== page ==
TELECOM Digest OnLine - Sorted: Libya Puts Blogger in Prison

Libya Puts Blogger in Prison

Jasper Mortimer (
Fri, 4 Nov 2005 11:05:43 -0600

By JASPER MORTIMER, Associated Press Writer

Libya has sent to prison for 18 months a blogger who criticized the
government on the Internet, Human Rights Watch says in a report that
inspired a series of Web tributes to the dissident Friday.

A Tripoli court convicted Abdel Raziq al-Mansuri of illegal possession
of a handgun and sentenced him to 18 months' imprisonment on Oct. 19,
the New York-based rights group said in an e-mail to The Associated
Press in Cairo.

"The gun charges are a ruse," said the Middle Eastern director of HRW,
Sarah Leah Whitson. "The authorities went after al-Mansuri because
they did not like what he wrote. Having him in prison will shut him up."

Al-Mansuri, 52, was detained in Tobruk, his hometown, in January after
publishing about 50 articles critical of Libyan society and government
on a dissident Web site based in Britain,,
the rights group said Thursday.

Libyan government officials were not available for comment Friday as
the country was celebrating the Eid al-Fitr holiday that follows the
holy month of Ramadan.

The rights group, who visited al-Mansuri in Tripoli's Abu Selim prison
on May 5, said his family published the outcome of his trial in an
Oct. 27 letter to the government, media and rights organizations that
condemned al-Mansuri's detention and sentence.

"Such outspoken criticism is rare in Libya," said Human Rights Watch.
Politics has been tightly controlled in the country since Col. Moammar
Gadhafi seized power in 1969.

The letter said the authorities had asked family members to denounce
al-Mansuri as mentally deranged.

"If defending the right to free speech, and asking for basic human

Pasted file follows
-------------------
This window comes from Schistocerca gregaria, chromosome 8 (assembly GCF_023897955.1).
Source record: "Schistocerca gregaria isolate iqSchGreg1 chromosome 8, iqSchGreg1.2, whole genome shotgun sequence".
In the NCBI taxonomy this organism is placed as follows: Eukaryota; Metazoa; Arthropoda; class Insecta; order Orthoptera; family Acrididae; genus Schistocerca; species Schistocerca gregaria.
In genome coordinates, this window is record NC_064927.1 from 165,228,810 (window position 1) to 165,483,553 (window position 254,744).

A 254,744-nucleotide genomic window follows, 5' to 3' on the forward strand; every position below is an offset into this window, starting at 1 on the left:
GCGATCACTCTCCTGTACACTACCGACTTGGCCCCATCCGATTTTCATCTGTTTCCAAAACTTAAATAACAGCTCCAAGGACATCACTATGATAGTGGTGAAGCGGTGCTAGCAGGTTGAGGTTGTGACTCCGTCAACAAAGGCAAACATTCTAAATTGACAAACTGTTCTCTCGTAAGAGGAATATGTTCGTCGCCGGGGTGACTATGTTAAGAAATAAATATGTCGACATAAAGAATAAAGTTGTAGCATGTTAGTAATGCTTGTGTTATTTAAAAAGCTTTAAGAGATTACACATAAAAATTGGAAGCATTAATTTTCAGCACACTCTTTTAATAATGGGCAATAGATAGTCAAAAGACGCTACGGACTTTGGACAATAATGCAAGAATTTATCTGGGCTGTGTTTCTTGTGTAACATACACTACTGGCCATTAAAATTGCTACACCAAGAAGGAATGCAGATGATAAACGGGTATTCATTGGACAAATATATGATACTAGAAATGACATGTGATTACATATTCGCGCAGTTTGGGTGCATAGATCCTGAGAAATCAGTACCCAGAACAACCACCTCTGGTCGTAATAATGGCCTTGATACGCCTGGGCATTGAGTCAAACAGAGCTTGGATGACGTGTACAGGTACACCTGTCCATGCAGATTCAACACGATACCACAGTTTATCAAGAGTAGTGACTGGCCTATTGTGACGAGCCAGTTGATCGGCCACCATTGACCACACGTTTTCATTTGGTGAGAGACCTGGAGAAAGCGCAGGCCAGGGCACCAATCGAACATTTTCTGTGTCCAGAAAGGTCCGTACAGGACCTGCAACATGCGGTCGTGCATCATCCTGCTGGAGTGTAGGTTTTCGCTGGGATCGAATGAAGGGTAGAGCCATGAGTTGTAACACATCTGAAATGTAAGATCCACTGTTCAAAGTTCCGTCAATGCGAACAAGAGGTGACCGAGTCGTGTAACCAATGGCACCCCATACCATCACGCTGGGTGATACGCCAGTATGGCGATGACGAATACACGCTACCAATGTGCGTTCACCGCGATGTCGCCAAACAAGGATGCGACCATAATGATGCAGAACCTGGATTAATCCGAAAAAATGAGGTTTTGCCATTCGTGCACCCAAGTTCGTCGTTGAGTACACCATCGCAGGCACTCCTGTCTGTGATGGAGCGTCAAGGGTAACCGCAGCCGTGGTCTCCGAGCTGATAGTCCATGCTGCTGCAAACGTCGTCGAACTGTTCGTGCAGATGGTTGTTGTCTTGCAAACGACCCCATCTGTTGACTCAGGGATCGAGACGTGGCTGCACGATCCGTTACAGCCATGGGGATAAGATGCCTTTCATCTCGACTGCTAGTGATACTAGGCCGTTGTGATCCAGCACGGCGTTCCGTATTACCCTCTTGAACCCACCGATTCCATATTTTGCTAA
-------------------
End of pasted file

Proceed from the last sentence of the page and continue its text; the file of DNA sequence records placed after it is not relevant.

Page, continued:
rights is insane in our country, then welcome to a family that is,
from its oldest to its youngest, insane," the letter said, according
to Human Rights Watch.

The letter added that in sentencing al-Mansuri, the court had refused
to give him credit for the months in detention he had already served.

The rights group said that after detaining al-Mansuri, Libyan security
officials searched his home and "found an old pistol that belonged to
his father."

The group reported the head of the Internal Security Agency,
Col. Tuhami Khaled, as denying that al-Mansuri was arrested for his
Internet writings.

"He was arrested because he had a gun without a license," the group
quoted Khaled as telling its representatives in May.

Asked why the Internal Security Agency was detaining al-Mansuri
instead of the police, Khaled replied that the pistol was "a job for
internal security," the group said.

On Friday, the Web site carried numerous
statements of support for al-Mansuri from Libyans in exile and human
rights groups.

"With his courage and truthful words, Abdel Raziq managed to break the
barrier of fear. He has moved from the big prison (Libya) to a smaller
one," said Ahmed Masoud Al-Ghabali, a Libyan who recalled meeting
al-Mansuri in Britain.

The site itself said he had been arrested for writing articles that
"demanded freedom of expression and denounced human rights abuses in

Copyright 2005 The Associated Press.

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